The environment experienced by a developing fetus during gestation can have profound impacts on health outcomes throughout life. Infant growth is a significant risk factor for long-term chronic disease, particularly later childhood risk for obesity. A better understanding of the mechanisms through which the environment can program offspring obesity risk may help to improve risk assessment as well as provide opportunities for novel prevention approaches. These efforts may be most needed amongst populations experiencing the greatest health disparities, where adversities in the environment can be psychosocial, physical, and chemical in nature and where these exposures may be acting synergistically to impact health. Epigenetic mechanisms, due to their developmental plasticity but long-term functional role, have been posited as critical mediators of the environment?s impact on children?s health. Non-coding RNA, and particularly, microRNA (miRNA), represent one epigenetic mechanism that functions to control the stability of messenger RNA (mRNA) and the translation of proteins. There is growing evidence that miRNA can act as an inter-cellular signal to modulate various physiologic responses including metabolism and immune response. Due to these roles and their inherent ability to effect large numbers of target genes, miRNA represent fundamental regulators with the potential for wide-ranging consequences. We hypothesize that psychosocial, in addition to chemical stressors, in the maternal environment impact the pattern of expression of maternal and fetal miRNA and that the expression of these miRNA can impact critical newborn and early life health outcomes. We will examine this hypothesis using state-of-the-art technologies to characterize the full repertoire of miRNA in the Maternal and Developmental Risks from Environmental and Social Stressors (MADRES) pregnancy cohort, which focuses on low income Hispanic women in Los Angeles county. The MADRES cohort is collecting extensive data on actual objective stressors (negative life events, past trauma, neighborhood disorder) and the psychological response to stress (perceived stress and depression symptoms) along with socio-demographic information to comprehensively understand the extent of psychosocial stress experienced in this population. This proposal will measure miRNA in already collected peripheral blood samples 1st and 3rd trimesters, cord blood samples at birth, and will support the effort to collect placental samples for additional miRNA analysis. The main aims of the proposal will be to 1) examine how maternal psychosocial stress impacts the pattern of expression of miRNA in maternal blood during pregnancy, 2) delineate how maternal circulating miRNA impact newborn health outcomes including birth weight and small-for-gestational birth, and 3) examine the relationship between patterns of expression of miRNA in placental tissue and in cord blood to those in maternal serum. Results of this study will provide evidence for the role that miRNA play in mediating the effects of the prenatal environment on children?s health within a Hispanic population experiencing significant health disparities.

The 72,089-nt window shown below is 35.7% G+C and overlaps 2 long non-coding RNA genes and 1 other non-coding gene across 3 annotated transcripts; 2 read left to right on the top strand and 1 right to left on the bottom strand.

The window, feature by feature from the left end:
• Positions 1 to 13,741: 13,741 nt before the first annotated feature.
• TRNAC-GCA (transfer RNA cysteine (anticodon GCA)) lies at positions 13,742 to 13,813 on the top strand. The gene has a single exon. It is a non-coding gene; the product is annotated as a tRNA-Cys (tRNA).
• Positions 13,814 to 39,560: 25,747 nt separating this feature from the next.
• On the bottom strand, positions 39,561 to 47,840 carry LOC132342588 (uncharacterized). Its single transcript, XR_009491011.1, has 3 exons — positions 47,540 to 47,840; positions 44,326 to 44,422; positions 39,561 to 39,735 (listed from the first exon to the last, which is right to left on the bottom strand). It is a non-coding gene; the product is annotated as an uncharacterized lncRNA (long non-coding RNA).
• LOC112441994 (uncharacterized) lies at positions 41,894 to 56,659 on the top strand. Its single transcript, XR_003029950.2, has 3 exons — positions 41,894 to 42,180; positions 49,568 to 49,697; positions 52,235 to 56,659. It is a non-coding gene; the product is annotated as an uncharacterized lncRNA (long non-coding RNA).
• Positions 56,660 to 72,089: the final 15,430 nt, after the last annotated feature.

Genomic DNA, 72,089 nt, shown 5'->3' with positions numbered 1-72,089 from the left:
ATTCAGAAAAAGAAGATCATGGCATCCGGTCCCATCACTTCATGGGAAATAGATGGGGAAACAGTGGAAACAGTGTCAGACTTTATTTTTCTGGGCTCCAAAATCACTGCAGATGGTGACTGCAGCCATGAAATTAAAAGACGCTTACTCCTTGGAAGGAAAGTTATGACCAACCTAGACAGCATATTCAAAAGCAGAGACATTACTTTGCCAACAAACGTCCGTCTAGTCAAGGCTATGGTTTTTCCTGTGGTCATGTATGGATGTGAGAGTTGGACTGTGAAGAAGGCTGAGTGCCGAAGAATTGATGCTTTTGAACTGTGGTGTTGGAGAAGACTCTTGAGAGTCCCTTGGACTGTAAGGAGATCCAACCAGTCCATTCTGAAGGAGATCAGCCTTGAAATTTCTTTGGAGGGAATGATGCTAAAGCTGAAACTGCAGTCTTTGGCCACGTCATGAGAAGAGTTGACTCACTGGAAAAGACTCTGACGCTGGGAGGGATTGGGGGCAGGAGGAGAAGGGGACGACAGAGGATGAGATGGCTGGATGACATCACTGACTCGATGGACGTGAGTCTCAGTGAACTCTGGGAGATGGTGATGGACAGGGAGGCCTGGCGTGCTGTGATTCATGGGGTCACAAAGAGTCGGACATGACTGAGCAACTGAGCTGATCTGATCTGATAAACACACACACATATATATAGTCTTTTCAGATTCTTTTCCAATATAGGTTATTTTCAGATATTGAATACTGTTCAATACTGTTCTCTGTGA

Public Health Relevance

The environment experienced by the developing fetus during the gestational period can influence lifelong health and disease risk in the offspring. An improved understanding of the molecular and pathophysiologic underpinnings of developmental programming may allow for improved interventions aimed at reducing these risks, including identifying at-risk infants in-utero and employing interventions as early as possible in order to best improve offspring health. Maternal and fetal expression of microRNA (miRNA) are particularly of interest, given their inherent ability to affect large numbers of target genes. This proposal aims to evaluate whether psychosocial stressors in the maternal environment impact the pattern of expression of maternal and fetal miRNA and whether the expression of these miRNA can impact critical newborn and early life health outcomes indicative of future health trajectory.

National Institute of Health (NIH)
National Institute on Minority Health and Health Disparities (NIMHD)
Research Project (R01)
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Special Emphasis Panel (ZRG1)
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Das, Rina
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University of Southern California
Public Health & Prev Medicine
Schools of Medicine
Los Angeles
United States
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Litzky, Julia F; Boulet, Sheree L; Esfandiari, Navid et al. (2018) Effect of frozen/thawed embryo transfer on birthweight, macrosomia, and low birthweight rates in US singleton infants. Am J Obstet Gynecol 218:433.e1-433.e10
Litzky, Julia F; Deyssenroth, Maya A; Everson, Todd M et al. (2018) Prenatal exposure to maternal depression and anxiety on imprinted gene expression in placenta and infant neurodevelopment and growth. Pediatr Res 83:1075-1083